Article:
We published "I Don't Know What I Want, Only That I'm Desperate For It" (its title credited to Kim Addonizio) in RHINO 2005, and I still love that one for its "piece of lime green yarn" and its beaded ankle bracelet and its powerful, endless yearning.  "And I want to be famous," admits this endearing speaker, "not like pinecones at the end/ of a branch, or socks curled up in a young woman's shoes// but a fame like yo-yos, Kleenex, the Northern Spye."  Sure, I want that, too, and for the son's dinosaur mobile to hang from the ceiling forever, as it will, swaying, in this poem.


John Newman reviews Blue Positive in LitRag issue 20

Martha Silano’s new poetry collection centers on life’s stages, and provides insights into pregnancy, food, birth, motherhood, marriage, and family. Though rising from everyday life, her work is far from an ordinary exploration of domesticity. These topics are merely starting places for Silano’s skillful use of language and imaginative leaps between seemingly disparate elements.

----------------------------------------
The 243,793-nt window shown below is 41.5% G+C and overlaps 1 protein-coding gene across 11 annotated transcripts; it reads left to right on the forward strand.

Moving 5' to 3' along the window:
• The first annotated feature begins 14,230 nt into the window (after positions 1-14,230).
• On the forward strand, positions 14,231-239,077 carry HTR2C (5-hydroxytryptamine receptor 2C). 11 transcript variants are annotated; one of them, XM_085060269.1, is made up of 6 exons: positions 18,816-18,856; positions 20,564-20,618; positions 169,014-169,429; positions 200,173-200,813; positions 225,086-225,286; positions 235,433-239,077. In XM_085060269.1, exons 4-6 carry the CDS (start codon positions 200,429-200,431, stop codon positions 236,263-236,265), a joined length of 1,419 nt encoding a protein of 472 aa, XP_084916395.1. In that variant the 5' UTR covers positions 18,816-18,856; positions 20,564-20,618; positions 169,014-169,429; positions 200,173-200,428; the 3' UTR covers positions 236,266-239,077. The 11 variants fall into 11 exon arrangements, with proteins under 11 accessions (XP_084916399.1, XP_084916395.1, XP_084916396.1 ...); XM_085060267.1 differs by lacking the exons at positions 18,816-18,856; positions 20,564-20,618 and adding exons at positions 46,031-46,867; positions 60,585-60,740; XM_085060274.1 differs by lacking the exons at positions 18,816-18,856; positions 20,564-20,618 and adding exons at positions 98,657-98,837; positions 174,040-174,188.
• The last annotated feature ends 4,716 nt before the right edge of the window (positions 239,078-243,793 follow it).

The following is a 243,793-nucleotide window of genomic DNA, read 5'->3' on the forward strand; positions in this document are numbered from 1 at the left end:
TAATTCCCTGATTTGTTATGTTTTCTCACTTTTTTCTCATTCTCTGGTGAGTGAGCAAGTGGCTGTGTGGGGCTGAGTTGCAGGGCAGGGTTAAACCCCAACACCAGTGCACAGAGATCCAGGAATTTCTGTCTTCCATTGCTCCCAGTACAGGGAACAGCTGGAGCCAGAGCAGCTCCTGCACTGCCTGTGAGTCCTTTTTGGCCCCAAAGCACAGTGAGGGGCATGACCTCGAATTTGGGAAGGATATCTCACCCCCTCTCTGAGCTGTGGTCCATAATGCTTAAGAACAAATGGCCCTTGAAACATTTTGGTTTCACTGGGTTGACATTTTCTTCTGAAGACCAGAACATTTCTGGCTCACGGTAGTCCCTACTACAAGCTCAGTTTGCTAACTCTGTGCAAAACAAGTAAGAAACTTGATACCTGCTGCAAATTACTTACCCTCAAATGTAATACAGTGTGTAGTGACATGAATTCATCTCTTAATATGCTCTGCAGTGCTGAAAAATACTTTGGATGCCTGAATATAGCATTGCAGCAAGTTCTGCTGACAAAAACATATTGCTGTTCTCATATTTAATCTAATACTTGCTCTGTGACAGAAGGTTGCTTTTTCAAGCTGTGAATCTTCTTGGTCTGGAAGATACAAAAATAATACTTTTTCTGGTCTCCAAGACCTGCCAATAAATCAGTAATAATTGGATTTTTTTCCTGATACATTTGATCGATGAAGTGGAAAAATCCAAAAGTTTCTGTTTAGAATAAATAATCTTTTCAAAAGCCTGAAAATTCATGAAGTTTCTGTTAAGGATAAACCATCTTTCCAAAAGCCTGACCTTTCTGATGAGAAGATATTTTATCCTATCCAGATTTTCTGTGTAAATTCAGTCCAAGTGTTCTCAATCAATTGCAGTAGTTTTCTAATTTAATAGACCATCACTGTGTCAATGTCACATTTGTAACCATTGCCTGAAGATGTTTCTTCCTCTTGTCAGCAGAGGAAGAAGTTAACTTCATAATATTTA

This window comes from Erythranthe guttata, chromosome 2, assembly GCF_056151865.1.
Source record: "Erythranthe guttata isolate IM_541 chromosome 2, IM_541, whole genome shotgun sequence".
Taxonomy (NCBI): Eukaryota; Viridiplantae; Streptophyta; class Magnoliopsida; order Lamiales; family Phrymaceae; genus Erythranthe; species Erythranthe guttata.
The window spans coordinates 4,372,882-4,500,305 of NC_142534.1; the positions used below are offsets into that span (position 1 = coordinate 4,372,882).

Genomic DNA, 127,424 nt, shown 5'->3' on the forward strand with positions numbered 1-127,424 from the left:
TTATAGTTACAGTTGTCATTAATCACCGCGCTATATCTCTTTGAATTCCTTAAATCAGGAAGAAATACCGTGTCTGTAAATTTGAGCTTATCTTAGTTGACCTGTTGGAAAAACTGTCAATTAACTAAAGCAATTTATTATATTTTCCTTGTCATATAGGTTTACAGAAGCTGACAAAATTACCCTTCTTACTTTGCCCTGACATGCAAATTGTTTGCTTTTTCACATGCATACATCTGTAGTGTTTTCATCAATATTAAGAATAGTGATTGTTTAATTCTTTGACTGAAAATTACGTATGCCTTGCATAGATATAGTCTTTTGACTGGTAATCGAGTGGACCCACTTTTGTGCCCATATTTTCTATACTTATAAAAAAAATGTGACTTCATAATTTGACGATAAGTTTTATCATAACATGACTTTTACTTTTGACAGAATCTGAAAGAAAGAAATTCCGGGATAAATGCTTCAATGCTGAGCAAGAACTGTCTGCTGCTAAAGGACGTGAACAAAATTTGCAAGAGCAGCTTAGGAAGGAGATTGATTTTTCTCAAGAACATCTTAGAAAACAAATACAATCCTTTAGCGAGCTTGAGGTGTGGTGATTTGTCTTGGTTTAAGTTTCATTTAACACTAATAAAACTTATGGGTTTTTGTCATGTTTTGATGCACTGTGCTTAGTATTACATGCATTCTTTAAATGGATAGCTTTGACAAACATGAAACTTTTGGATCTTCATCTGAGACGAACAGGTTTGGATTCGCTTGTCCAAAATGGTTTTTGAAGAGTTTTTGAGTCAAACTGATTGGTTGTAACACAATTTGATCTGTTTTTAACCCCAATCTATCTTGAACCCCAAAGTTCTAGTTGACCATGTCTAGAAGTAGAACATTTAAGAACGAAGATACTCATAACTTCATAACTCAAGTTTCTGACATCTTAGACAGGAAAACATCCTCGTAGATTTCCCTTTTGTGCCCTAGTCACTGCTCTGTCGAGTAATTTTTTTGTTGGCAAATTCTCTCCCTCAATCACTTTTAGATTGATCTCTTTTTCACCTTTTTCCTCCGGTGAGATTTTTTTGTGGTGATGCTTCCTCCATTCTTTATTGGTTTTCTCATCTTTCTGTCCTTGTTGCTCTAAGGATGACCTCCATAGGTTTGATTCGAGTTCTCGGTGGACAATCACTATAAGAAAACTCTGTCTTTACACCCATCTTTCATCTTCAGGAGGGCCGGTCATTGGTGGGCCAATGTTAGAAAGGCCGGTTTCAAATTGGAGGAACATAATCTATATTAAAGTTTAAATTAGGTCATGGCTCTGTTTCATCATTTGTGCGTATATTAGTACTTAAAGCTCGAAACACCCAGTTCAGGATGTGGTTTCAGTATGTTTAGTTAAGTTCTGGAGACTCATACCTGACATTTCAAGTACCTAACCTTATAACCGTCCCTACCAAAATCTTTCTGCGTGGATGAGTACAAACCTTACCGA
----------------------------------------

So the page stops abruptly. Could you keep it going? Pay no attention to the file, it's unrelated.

By placing a premium on active rhythm and sound, Silano succeeds in making her poems richly evocative. Take, for example, the opening stanza of “My Words.”

I never liked pachyderm, especially when I learned elephants were anything
but thick-skinned. Ditto to the dowdily galumphing dromedary
with its root in dromad, Greek for swift.

Or this stanza from “Salvaging Just Might Lead to Salvation.”

& when I come home with a headache the size of New Hampshire
you go oh my sweet sweet square root of three
my tikka masala poppadum chutney-dipped
let me get you a patch of blue a stratocumulus don’t move

Active language propels these poems at a brisk pace. The momentum she builds in combination with vivid imagery allows her to approach a subject obliquely while still intriguing and captivating the reader. The opening lines of the title poem provide yet another example: